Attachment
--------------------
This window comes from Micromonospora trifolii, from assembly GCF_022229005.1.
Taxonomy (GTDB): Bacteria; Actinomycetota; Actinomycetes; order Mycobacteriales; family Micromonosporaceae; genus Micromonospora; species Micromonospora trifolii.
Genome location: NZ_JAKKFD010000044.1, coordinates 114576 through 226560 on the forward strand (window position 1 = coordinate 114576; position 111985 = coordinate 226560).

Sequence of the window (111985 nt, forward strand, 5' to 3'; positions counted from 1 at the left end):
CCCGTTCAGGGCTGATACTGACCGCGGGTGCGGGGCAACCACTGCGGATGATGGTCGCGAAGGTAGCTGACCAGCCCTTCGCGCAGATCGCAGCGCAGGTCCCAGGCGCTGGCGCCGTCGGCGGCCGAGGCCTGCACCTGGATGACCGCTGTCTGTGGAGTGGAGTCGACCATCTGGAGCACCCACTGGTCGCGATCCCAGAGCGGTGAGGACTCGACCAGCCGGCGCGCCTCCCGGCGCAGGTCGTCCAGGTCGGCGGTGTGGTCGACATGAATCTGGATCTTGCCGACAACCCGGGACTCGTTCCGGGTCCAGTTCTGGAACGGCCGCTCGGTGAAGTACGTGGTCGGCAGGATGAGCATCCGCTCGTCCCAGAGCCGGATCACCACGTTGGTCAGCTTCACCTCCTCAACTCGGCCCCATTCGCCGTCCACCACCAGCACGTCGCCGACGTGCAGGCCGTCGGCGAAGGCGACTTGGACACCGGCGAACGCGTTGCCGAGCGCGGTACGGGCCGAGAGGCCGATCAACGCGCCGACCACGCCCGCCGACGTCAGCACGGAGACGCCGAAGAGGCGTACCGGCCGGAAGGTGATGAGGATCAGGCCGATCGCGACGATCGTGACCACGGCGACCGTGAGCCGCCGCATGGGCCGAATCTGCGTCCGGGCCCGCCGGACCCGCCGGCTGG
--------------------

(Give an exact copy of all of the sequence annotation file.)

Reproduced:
This window comes from Micromonospora trifolii, from assembly GCF_022229005.1.
Taxonomy (GTDB): Bacteria; Actinomycetota; Actinomycetes; order Mycobacteriales; family Micromonosporaceae; genus Micromonospora; species Micromonospora trifolii.
Genome location: NZ_JAKKFD010000044.1, coordinates 114576 through 226560 on the forward strand (window position 1 = coordinate 114576; position 111985 = coordinate 226560).

Sequence of the window (111985 nt, forward strand, 5' to 3'; positions counted from 1 at the left end):
CCCGTTCAGGGCTGATACTGACCGCGGGTGCGGGGCAACCACTGCGGATGATGGTCGCGAAGGTAGCTGACCAGCCCTTCGCGCAGATCGCAGCGCAGGTCCCAGGCGCTGGCGCCGTCGGCGGCCGAGGCCTGCACCTGGATGACCGCTGTCTGTGGAGTGGAGTCGACCATCTGGAGCACCCACTGGTCGCGATCCCAGAGCGGTGAGGACTCGACCAGCCGGCGCGCCTCCCGGCGCAGGTCGTCCAGGTCGGCGGTGTGGTCGACATGAATCTGGATCTTGCCGACAACCCGGGACTCGTTCCGGGTCCAGTTCTGGAACGGCCGCTCGGTGAAGTACGTGGTCGGCAGGATGAGCATCCGCTCGTCCCAGAGCCGGATCACCACGTTGGTCAGCTTCACCTCCTCAACTCGGCCCCATTCGCCGTCCACCACCAGCACGTCGCCGACGTGCAGGCCGTCGGCGAAGGCGACTTGGACACCGGCGAACGCGTTGCCGAGCGCGGTACGGGCCGAGAGGCCGATCAACGCGCCGACCACGCCCGCCGACGTCAGCACGGAGACGCCGAAGAGGCGTACCGGCCGGAAGGTGATGAGGATCAGGCCGATCGCGACGATCGTGACCACGGCGACCGTGAGCCGCCGCATGGGCCGAATCTGCGTCCGGGCCCGCCGGACCCGCCGGCTGG